Case detailB a c k
Article 7 1.
Article 7 2.
Article 8 al1
|Common name||A822-1370/2013||Decision type||Court decision in appeal|
|Court||Lietuvos vyriausiasis administracinis teismas||Plaintiff(s)||UAB Ekologiski vandenys|
|Court translation||Supreme Administrative Court of Lithuania||Defendant(s)||State Consumer Rights Protection Authority|
|Keywords||aggressive commercial practices, financial services, material information, misleading omissions, misleading price, omission, transactional decision, unwanted solicitations|
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(1) Not providing the consumer with clear information on the total price of a product constitutes a misleading commercial practice.
(2) Actively persuading consumers into entering into an agreement with the trader can constitute an aggressive commercial practice.
The plaintiff, who offers credits to consumers, visited potential consumers and actively tried to convince consumers to conclude agreements. It was established that in those credit loan agreements, the total price was not indicated in a clear and unambiguous manner.
It was established that there was insufficient material information regarding the consumer credit.
Consequently, the defendant imposed a fine on the plaintiff.
The plaintiff appealed to this decision and filed a request to the court to reduce the fine.
The first court identified a breach of Article 6 (1) of the Lithuanian Law on Prohibition of Unfair Business-to-Consumer Commercial Practices which relates to misleading omissions. Thus, the first court decided to reject the complaint. The plaintiff again appealed to this decision of the first court.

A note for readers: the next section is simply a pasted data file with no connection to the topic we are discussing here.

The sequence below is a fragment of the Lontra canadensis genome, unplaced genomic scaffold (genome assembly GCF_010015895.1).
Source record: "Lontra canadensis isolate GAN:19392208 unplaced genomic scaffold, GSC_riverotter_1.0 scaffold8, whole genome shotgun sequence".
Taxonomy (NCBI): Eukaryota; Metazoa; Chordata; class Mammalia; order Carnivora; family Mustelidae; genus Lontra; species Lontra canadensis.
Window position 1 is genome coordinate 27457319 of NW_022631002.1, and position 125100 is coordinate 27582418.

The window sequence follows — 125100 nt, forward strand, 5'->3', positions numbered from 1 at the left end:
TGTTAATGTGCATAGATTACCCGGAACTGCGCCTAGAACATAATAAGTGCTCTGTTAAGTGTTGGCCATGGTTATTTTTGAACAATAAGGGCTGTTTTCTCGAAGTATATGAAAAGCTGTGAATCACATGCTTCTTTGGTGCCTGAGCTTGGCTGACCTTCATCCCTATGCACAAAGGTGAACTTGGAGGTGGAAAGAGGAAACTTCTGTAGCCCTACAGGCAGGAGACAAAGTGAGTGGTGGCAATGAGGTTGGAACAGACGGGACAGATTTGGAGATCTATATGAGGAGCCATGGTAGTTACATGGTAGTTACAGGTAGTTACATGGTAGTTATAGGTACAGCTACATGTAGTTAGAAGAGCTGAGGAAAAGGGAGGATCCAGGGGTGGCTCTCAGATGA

(1) Does not providing the consumer with clear information on the total price of a product, constitute a misleading commercial practice?
(2) Can actively persuading consumers into entering into an agreement with the trader constitute an aggressive commercial practice?
The court decided that the plaintiff breached his obligation to provide the consumers with material and unambiguous information about the product offered.
The court approved the first court's argument that the plaintiff’s actions caused the average consumer to take a transactional decision that he would not have taken otherwise if he were informed in an appropriate way.
The court reminded that the total price of the product was unclear.
As a result, so the court held, the plaintiff infringed the rules prohibiting misleading omissions.
In addition, the court considered the actions of the plaintiff consisting of visiting consumers and trying to persuade them to enter into an agreement, as constituting aggressive and unfair in respect of consumers.
|URL Decision||Decision full text|
The plaintiff’s request was denied.
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